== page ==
Actually I was living in Hamerschlag House on the campus of Carnegie-Mellon University, not far from Fred Rogers' maximum-security condo. (I made eye contact with him, once, as he was driving past me on the access road to his place.) For five weeks - was it July 5th through August 5th? - I was one of eighty students selected from the Intermediate Units across the state of Pennsylvania to participate in Pennsylvania Governor's School for the Sciences. This was an intense, grueling, gut-wrenching boot camp for what I might modestly refer to as the best and the brightest science students from across the state. For five weeks we studied Physics, Organic Chemistry, Discrete Mathematics, Lisp, and
I've written about this before, here and here. It was a great time. Hard, but exhilarating. It made me feel that with enough hard work, I could accomplish great things.
I just looked up the names of the 80 of '84 and am really shocked by the number of people who I simply can't recall. Sadly, I haven't kept in touch with any of them, not really. One I contacted in the Summer of 1985; I had had a crush on her, but nothing developed, and she probably didn't even notice.* I got in touch with another in 1988 shortly after the Flight 103 incident, in which several of her classmates were killed - but, fortunately, not her. I ran into another PGSS alum when I was at the University of Delaware in 1989-1990, and found out he was rooming with another PGSS-er - the former boyfriend of the second girl I mentioned.
A few years ago - more than that, in 1996 or 1998 - I was reading one of the two big popular Astronomy magazines, Astronomy or Sky & Telescope (I subscribe to both) and I came across the name of another PGSS '84 alum. Julianne Dalcanton had written an article on "Ghost Galaxies", galaxies so dim that they are nearly impossible to detect. A while back I decided to look her up online, and found her website. But that was about it, until yesterday.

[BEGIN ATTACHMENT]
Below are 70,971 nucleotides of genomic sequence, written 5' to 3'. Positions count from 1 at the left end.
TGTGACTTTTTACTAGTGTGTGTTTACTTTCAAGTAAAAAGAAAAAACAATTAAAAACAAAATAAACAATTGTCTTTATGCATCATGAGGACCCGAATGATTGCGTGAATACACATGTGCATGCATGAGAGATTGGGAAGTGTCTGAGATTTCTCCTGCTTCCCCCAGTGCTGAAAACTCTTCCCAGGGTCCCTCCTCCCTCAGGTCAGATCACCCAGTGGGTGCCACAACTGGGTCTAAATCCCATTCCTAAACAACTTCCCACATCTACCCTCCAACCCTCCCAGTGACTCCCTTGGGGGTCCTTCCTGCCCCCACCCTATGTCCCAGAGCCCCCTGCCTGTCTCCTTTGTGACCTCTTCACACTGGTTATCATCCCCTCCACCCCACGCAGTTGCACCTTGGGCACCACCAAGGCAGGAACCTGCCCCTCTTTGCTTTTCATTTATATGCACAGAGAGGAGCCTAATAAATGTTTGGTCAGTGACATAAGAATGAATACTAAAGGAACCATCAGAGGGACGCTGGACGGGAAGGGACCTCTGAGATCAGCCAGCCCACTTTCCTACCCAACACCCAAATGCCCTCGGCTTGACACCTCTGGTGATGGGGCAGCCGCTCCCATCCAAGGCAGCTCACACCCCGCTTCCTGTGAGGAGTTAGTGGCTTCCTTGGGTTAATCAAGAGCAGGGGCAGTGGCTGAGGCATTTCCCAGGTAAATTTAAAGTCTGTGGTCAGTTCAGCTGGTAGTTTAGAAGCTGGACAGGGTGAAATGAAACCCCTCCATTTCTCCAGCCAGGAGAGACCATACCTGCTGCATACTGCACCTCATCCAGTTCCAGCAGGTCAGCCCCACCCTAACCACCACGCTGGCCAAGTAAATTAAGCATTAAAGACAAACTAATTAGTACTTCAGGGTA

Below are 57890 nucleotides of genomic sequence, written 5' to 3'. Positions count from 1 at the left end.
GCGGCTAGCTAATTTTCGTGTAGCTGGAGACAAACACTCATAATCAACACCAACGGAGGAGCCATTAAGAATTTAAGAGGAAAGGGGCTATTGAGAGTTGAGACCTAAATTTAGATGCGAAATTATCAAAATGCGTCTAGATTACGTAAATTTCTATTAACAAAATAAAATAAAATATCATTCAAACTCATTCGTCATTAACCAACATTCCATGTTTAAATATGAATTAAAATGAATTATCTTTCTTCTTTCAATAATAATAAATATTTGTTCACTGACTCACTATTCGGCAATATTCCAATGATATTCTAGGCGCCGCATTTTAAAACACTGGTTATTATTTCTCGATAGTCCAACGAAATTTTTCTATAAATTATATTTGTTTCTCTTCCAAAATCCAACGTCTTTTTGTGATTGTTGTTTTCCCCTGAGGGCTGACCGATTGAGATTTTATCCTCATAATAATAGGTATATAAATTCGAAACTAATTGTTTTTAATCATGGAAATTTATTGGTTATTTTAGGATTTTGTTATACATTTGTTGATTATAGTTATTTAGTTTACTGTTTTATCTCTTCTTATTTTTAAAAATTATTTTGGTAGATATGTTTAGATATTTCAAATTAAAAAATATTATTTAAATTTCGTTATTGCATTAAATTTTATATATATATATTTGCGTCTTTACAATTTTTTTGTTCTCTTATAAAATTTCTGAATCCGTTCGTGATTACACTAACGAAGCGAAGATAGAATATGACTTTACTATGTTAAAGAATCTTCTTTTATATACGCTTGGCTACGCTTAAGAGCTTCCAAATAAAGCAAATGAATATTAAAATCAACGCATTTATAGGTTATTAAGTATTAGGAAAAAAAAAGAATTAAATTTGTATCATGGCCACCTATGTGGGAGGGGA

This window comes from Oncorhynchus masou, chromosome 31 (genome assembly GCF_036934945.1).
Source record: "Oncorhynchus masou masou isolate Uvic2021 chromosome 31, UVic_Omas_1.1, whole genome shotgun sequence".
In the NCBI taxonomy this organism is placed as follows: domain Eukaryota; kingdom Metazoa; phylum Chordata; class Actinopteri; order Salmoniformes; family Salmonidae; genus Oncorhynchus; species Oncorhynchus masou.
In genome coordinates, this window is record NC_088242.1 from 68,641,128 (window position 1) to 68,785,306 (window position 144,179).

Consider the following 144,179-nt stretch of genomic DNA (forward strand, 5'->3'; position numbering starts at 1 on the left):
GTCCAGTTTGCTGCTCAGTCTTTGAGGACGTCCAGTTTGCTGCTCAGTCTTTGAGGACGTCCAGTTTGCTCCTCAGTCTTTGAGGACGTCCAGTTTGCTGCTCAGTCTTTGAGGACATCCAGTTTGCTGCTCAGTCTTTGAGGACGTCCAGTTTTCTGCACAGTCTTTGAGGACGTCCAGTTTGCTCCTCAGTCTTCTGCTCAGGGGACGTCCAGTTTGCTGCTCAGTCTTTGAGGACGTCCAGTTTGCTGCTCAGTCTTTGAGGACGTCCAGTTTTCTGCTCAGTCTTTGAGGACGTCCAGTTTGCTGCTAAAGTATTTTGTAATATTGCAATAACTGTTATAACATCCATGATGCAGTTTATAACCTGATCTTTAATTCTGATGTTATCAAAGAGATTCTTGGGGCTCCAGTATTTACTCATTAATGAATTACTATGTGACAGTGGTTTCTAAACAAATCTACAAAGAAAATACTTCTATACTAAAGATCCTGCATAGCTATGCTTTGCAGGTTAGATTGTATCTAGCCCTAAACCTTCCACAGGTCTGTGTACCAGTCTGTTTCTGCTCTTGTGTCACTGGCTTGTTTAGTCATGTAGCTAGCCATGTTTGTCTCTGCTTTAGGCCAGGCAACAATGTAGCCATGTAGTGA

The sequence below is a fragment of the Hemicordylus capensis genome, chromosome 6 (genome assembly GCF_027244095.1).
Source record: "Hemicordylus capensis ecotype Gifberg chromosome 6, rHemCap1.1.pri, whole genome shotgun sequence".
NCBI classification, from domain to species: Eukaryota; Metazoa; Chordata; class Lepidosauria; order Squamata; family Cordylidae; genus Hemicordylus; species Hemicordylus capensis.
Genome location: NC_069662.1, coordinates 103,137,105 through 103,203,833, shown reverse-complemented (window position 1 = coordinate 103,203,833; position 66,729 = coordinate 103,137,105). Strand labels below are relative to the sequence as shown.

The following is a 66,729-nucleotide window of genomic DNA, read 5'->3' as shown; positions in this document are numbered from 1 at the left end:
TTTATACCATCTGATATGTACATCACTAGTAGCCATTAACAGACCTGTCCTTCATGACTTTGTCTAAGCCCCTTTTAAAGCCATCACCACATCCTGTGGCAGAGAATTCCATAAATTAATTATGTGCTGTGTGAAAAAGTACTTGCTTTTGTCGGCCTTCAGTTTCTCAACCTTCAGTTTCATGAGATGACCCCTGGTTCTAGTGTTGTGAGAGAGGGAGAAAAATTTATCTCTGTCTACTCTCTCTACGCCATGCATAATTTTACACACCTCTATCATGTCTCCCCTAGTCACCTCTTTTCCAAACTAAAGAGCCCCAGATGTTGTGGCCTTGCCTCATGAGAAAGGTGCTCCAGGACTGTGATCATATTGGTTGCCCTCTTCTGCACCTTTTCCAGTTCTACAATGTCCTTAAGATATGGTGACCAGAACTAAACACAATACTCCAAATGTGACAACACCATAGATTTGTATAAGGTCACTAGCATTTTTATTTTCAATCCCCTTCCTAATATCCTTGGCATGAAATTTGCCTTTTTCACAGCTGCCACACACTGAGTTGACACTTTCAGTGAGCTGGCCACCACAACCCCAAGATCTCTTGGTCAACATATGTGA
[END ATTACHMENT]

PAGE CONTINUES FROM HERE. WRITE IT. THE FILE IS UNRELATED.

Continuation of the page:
Yesterday I was going through the comments on Phil Plait's "Ghosts in the Light" post and I came across a link to this cartoon.**
It's funny. You should read it. Though if you don't know what the Large Hadron Collider is, or the pseudocontroversy around it, or who Wil Wheaton is, or who Wesley Crusher is, you might be a little lost.
I have the strange and useful ability to read upside-down text at about the same speed that an average reader reads right-side-up text. Which is to say, I see letters forming words which string together into phrases and sentences, rather than the gestalt chunk-at-once reading that I normally do. It's slow, for me, but it's useful. It's also pretty involuntary. So upon seeing the second panel of that cartoon...
I immediately spotted a familiar name. Well, other than Stephen Hawking.
I didn't recognize the other names, but a few minutes of research revealed that several of them co-blog with Julianne at a site called Cosmic Variance. I'll have to add that to my list of regular reads. Maybe eventually add it to the sidebar.
So what have the rest of the 80 of '84 been up to? I have no idea. Some of them, I trust, have gone on to pursue careers in science, and maybe some have entered academia. Others, I am sure, have taken more pedestrian paths - like me.
Heck, next Summer it will have been twenty-five years. Someone may be thinking of a reunion. In that case, I had better start making something of myself, quickly!
*I nearly encountered her again a few years ago, when I saw her name on an e-mail distribution list from a company my company was doing business with. I made some discreet inquiries, but none of the people I spoke with were very helpful. Had that business relationship lasted longer, I probably would have been able to pursue this further...
...but of course, she has a Facebook entry. I need to jump on this bandwagon soon.
** I totally missed the Real Genius reference in the 14th panel. Michelle Meyrink's Jordan is my ideal girl. Well, her and Jane Lane.